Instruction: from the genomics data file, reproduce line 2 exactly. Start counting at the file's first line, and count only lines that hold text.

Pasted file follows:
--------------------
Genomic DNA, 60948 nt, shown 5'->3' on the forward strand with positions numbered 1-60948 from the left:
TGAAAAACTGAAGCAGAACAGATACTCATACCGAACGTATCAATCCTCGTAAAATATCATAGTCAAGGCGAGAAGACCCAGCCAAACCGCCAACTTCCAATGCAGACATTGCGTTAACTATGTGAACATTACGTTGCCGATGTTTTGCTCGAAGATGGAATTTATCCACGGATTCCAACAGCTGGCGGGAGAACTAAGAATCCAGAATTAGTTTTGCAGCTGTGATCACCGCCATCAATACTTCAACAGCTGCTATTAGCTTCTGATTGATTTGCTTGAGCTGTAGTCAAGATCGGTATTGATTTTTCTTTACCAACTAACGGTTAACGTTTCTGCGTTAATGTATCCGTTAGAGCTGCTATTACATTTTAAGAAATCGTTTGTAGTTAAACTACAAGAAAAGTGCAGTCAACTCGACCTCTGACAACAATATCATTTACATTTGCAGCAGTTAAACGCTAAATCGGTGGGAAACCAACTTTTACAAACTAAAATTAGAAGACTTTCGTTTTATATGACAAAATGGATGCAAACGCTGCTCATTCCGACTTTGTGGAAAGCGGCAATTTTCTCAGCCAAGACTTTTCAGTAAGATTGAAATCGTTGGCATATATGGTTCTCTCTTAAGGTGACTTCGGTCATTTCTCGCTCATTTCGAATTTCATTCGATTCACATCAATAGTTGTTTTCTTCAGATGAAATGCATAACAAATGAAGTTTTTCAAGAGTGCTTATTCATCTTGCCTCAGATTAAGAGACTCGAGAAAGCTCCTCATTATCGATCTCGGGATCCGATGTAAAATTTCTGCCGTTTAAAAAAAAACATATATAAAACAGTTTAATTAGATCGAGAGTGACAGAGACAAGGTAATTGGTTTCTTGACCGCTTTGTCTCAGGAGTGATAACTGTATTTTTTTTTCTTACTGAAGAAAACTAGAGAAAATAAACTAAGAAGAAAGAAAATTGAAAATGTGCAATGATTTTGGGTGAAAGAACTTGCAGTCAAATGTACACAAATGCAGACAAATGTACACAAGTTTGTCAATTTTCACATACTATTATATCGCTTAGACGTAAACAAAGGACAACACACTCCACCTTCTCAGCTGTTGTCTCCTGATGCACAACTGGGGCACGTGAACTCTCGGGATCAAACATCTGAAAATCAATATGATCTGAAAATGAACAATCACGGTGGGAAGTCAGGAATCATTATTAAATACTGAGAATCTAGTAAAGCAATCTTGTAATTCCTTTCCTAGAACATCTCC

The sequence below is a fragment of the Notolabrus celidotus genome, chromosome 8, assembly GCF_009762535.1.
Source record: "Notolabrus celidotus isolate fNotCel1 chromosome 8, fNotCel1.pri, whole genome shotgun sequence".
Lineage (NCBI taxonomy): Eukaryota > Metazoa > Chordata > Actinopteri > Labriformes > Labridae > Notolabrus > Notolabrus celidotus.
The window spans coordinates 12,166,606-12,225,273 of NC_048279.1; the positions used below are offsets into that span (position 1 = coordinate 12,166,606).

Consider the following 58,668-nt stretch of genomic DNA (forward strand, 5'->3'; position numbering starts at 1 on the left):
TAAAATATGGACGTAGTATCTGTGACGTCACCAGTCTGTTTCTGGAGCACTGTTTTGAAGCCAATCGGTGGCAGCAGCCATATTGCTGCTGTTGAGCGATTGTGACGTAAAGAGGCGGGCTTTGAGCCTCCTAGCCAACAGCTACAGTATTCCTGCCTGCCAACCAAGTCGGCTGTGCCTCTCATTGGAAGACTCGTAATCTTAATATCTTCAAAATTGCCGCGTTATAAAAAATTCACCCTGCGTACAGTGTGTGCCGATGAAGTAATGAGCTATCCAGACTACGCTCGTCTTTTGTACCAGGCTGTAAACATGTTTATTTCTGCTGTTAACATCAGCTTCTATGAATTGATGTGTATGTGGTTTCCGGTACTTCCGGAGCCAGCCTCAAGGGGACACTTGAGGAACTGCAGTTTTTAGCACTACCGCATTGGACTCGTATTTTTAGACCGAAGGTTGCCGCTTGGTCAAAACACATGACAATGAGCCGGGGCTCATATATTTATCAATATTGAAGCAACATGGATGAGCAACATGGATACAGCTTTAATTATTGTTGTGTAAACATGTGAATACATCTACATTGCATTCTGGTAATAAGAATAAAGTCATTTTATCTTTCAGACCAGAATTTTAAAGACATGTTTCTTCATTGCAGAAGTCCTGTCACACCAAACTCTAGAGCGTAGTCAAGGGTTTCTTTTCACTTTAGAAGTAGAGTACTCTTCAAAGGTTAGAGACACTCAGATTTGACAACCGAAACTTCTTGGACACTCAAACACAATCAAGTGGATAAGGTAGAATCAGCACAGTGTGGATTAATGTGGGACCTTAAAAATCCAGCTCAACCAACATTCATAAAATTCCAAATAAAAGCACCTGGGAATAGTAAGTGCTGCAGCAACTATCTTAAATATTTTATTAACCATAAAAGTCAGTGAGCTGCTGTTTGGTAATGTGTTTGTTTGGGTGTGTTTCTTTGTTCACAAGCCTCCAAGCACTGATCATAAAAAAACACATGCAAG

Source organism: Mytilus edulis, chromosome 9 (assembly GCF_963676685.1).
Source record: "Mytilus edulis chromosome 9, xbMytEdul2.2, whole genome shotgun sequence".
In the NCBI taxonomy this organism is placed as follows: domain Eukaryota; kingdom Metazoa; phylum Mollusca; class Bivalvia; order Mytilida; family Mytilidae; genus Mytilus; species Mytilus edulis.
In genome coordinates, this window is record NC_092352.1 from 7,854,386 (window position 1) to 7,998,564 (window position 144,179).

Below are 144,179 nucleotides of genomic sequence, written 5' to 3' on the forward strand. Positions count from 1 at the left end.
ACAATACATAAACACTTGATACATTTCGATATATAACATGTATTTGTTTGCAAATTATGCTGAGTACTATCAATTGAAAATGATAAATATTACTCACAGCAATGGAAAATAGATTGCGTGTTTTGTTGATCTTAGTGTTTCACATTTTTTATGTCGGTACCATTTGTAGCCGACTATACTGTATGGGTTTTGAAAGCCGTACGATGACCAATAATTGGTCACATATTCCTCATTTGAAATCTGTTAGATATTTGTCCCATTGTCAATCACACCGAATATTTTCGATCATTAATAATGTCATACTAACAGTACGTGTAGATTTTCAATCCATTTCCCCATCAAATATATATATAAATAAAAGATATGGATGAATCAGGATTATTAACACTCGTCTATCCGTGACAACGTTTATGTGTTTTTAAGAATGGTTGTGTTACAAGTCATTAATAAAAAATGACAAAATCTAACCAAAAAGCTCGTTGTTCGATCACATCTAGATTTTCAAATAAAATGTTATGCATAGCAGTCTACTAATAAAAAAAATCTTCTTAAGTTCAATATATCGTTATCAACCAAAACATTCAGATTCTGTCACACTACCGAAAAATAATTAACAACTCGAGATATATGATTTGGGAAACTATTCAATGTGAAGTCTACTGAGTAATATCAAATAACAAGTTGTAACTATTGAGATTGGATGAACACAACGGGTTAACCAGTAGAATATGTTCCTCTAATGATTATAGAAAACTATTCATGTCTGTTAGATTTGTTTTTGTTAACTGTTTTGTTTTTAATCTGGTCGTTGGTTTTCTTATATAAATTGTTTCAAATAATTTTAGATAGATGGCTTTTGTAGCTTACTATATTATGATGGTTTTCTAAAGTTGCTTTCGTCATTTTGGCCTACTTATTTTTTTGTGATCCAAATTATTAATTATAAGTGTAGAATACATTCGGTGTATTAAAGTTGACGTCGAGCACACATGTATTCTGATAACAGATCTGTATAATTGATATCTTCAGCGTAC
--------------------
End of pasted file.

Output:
TGAAAAACTGAAGCAGAACAGATACTCATACCGAACGTATCAATCCTCGTAAAATATCATAGTCAAGGCGAGAAGACCCAGCCAAACCGCCAACTTCCAATGCAGACATTGCGTTAACTATGTGAACATTACGTTGCCGATGTTTTGCTCGAAGATGGAATTTATCCACGGATTCCAACAGCTGGCGGGAGAACTAAGAATCCAGAATTAGTTTTGCAGCTGTGATCACCGCCATCAATACTTCAACAGCTGCTATTAGCTTCTGATTGATTTGCTTGAGCTGTAGTCAAGATCGGTATTGATTTTTCTTTACCAACTAACGGTTAACGTTTCTGCGTTAATGTATCCGTTAGAGCTGCTATTACATTTTAAGAAATCGTTTGTAGTTAAACTACAAGAAAAGTGCAGTCAACTCGACCTCTGACAACAATATCATTTACATTTGCAGCAGTTAAACGCTAAATCGGTGGGAAACCAACTTTTACAAACTAAAATTAGAAGACTTTCGTTTTATATGACAAAATGGATGCAAACGCTGCTCATTCCGACTTTGTGGAAAGCGGCAATTTTCTCAGCCAAGACTTTTCAGTAAGATTGAAATCGTTGGCATATATGGTTCTCTCTTAAGGTGACTTCGGTCATTTCTCGCTCATTTCGAATTTCATTCGATTCACATCAATAGTTGTTTTCTTCAGATGAAATGCATAACAAATGAAGTTTTTCAAGAGTGCTTATTCATCTTGCCTCAGATTAAGAGACTCGAGAAAGCTCCTCATTATCGATCTCGGGATCCGATGTAAAATTTCTGCCGTTTAAAAAAAAACATATATAAAACAGTTTAATTAGATCGAGAGTGACAGAGACAAGGTAATTGGTTTCTTGACCGCTTTGTCTCAGGAGTGATAACTGTATTTTTTTTTCTTACTGAAGAAAACTAGAGAAAATAAACTAAGAAGAAAGAAAATTGAAAATGTGCAATGATTTTGGGTGAAAGAACTTGCAGTCAAATGTACACAAATGCAGACAAATGTACACAAGTTTGTCAATTTTCACATACTATTATATCGCTTAGACGTAAACAAAGGACAACACACTCCACCTTCTCAGCTGTTGTCTCCTGATGCACAACTGGGGCACGTGAACTCTCGGGATCAAACATCTGAAAATCAATATGATCTGAAAATGAACAATCACGGTGGGAAGTCAGGAATCATTATTAAATACTGAGAATCTAGTAAAGCAATCTTGTAATTCCTTTCCTAGAACATCTCC